Treatment with Shuttle Lotion:

First aid for fire ant bites includes external treatments and oral medicines: 

  • External Treatments: Use Shuttle Lotion Cream for a quick and  simple relief for the itching, pain and discomfort caused by fire ant  bites. 
  • Oral Medicine: In extreme and severe cases, antihistamines should also be used to aid the healing of fire ant bites. 

Patients who experience severe allergic reactions to fire ant  insect stings should visit a doctor or hospital immediately upon contact  as these reactions can result in death. These more severe reactions  include severe chest pain, nausea, severe sweating, loss of breath,  serious swelling, or slurred speech.

Heat Rash


Miliaria (miliaria rubra, sweat rash, heat rash, or prickly heat) is a  skin disease marked by small and itchy rashes. Miliaria is a common  ailment in hot and humid conditions, such as in the tropics and during  the summer season. Although it affects people of all ages, it is  especially common in children and infants due to their underdeveloped  sweat glands.

Symptoms of Heat Rash:

There are two common types of miliaria. The plugged pores of miliaria  crystallina result in pinpoint sweat blisters with no redness. The  plugged pores of miliaria rubra (prickly heat) produce small red bumps,  with or without sweat blisters. 

Either way, miliaria tends to show up on covered parts of the skin,  especially where there is friction from clothing. The forehead (under  caps or visors), body folds, the upper back and chest, and the arms are  the most common locations.

Often prickly heat itches in older children, and they often describe a  'prickly' sensation. What newborns feel remains a mystery.

The prickly heat rash can look quite similar to one caused by  infected hair follicles (folliculitis), but if you look at the prickly  heat bumps with a magnifying glass, no hair follicles will be seen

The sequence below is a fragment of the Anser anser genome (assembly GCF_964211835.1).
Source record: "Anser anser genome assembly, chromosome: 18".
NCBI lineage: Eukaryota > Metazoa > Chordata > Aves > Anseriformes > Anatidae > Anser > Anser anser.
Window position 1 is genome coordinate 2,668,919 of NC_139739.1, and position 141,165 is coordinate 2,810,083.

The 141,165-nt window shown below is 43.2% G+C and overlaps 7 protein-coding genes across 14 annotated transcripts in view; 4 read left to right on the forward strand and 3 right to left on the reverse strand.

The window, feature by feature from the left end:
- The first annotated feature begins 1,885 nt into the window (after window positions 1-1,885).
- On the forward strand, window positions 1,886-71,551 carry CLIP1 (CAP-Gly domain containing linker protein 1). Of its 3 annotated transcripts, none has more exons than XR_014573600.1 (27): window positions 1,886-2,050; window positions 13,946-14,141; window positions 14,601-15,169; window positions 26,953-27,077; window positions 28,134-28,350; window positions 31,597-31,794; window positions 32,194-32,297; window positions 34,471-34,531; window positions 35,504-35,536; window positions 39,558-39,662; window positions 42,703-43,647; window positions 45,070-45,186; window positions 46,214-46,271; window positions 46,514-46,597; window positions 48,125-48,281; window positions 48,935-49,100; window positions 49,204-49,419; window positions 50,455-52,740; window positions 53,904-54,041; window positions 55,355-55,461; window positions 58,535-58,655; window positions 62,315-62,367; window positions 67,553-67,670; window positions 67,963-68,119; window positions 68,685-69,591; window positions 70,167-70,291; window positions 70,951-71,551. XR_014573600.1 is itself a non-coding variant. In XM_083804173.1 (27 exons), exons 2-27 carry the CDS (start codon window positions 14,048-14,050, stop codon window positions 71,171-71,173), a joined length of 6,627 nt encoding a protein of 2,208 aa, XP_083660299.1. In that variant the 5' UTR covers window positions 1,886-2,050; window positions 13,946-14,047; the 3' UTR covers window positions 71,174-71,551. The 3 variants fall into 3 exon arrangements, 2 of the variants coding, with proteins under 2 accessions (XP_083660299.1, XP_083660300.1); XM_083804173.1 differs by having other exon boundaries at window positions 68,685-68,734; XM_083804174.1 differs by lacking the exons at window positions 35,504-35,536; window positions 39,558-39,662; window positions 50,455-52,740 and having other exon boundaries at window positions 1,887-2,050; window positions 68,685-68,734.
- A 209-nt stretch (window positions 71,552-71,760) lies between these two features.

Treatment with Shuttle Lotion:

Medical assistance should be sought for the first episode of a rash with  the appearance of miliaria. The differential includes several  conditions which an experienced practitioner should be able to recognise  and may require treatment distinct from the usual measures taken for  miliaria. In most cases the rash of miliaria will resolve without  intervention. However, severe cases can last for a number of weeks and  cause significant disability. General measures should be recommended for  all patients, including moving to an air-conditioned environment if  possible, avoiding sweat-provoking activities and occlusive clothing,  and taking frequent cool showers.
Ideal for skin irritations,our  specially formulated lotion cools areas affected by the superficial  blisters and itchy, prickly bumps caused by heat rash. The soothing  formula is a rich compound designed to medicate minor irritations.  Simply apply Shuttle Lotion on the affected area as often as need

Itchy Skin


Itchy Skin (pruritus) refers to an unpleasant sensation that causes the  need to scratch, commonly called itching by most people. Itching may be  localized to a certain area of the body, or can be all over, or  generalized. When there is a rash that goes along with the pruritus, the  cause is usually easily determined and treated. However, the most  difficult cases of pruritus are those without an associated rash. Itchy  Skin and pain are closely related sensations, since the same nerves  transmit both signals to the brain. When the area of skin is scratched,  that same area may become even itchier, leading to more scratching. This  is called the itch-scratch cycle. In general, pruritus can be related  to a problem with the skin or another underlying disease of the body  (systemic disease). When itching is localized to a particular area of  skin, it usually is not caused by a systemic disease. 

Treatment with Shuttle Lotion: